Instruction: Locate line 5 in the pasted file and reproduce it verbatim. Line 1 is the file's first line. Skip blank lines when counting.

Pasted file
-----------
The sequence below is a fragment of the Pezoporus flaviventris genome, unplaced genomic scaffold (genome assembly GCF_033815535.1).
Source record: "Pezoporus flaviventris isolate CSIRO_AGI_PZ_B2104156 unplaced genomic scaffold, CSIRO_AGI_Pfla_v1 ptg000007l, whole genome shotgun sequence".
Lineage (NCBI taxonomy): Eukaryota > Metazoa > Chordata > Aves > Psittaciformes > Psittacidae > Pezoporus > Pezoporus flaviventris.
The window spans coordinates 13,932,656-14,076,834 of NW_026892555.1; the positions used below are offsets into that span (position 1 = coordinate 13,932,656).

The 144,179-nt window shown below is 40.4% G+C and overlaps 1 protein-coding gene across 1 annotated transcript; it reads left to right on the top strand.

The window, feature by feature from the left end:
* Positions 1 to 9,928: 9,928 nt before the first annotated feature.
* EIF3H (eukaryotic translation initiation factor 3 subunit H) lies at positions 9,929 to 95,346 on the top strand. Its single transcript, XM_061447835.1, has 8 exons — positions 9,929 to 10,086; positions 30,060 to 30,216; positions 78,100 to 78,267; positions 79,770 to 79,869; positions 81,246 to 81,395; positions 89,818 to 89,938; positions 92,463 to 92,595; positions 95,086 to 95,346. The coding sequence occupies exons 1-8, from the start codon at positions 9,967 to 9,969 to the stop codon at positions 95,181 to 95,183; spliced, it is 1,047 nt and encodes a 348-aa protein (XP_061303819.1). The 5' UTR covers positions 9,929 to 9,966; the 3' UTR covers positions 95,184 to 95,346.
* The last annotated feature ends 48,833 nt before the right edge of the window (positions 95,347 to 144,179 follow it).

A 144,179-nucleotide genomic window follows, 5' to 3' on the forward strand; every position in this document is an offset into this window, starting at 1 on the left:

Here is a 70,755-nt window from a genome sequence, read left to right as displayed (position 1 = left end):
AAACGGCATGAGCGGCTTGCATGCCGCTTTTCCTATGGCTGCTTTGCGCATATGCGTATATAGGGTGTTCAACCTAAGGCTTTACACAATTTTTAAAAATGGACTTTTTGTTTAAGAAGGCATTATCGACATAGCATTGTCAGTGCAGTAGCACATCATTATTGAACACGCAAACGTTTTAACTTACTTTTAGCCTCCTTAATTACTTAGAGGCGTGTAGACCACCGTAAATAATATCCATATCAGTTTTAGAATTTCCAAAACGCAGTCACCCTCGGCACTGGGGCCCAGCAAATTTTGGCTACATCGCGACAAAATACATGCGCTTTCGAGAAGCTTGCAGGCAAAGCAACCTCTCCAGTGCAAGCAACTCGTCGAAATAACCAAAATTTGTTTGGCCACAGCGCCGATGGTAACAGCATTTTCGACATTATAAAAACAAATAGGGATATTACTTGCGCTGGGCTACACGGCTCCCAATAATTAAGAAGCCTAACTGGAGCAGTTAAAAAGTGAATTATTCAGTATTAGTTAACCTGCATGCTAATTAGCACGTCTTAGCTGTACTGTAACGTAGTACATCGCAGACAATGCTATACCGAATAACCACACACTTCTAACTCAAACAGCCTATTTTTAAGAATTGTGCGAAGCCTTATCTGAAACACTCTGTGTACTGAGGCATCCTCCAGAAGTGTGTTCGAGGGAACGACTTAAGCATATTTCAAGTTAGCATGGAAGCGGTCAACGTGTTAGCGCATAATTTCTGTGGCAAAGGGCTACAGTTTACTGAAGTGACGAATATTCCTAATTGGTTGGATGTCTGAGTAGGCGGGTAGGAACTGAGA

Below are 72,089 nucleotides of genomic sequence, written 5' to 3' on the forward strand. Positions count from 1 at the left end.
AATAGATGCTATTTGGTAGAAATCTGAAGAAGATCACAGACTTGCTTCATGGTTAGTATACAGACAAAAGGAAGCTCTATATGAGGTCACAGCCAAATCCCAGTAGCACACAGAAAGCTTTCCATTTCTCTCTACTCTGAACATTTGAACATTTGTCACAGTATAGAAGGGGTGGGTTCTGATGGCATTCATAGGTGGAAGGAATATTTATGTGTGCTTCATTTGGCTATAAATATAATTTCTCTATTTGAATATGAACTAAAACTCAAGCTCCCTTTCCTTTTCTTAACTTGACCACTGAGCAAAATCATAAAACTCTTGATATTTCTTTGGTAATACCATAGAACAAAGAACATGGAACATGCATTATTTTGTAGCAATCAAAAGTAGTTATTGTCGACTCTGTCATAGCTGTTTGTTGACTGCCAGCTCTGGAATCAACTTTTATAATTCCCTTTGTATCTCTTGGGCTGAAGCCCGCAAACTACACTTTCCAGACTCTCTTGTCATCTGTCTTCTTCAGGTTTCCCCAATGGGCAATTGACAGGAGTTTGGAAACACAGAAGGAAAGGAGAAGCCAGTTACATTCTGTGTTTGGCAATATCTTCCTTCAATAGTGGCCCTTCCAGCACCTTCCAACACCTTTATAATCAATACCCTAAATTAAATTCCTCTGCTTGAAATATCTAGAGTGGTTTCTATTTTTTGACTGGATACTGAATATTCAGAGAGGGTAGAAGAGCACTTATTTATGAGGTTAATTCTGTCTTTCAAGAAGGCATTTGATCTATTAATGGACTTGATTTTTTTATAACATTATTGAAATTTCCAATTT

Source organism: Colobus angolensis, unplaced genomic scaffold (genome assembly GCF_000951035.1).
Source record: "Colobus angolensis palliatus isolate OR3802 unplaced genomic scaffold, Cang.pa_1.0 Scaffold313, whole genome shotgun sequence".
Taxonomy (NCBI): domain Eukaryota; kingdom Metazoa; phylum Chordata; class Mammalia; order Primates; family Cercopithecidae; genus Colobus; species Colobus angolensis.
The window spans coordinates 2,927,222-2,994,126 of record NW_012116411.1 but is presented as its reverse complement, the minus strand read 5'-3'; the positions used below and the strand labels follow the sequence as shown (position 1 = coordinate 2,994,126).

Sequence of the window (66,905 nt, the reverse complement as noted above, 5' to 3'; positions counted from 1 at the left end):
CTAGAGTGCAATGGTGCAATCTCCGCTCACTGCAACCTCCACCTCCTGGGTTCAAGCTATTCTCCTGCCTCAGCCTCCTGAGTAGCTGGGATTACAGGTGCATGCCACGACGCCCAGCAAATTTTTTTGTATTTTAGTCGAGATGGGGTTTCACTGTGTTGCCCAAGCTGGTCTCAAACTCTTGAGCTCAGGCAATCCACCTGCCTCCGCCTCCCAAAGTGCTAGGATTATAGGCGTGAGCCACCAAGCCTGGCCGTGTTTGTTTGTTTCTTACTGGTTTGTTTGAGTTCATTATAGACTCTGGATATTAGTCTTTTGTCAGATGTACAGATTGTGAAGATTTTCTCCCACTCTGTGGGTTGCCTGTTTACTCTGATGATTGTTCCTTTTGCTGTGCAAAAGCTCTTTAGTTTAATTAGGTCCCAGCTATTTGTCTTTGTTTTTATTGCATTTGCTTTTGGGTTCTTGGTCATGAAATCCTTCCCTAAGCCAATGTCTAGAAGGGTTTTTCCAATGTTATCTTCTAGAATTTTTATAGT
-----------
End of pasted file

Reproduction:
The 144,179-nt window shown below is 40.4% G+C and overlaps 1 protein-coding gene across 1 annotated transcript; it reads left to right on the top strand.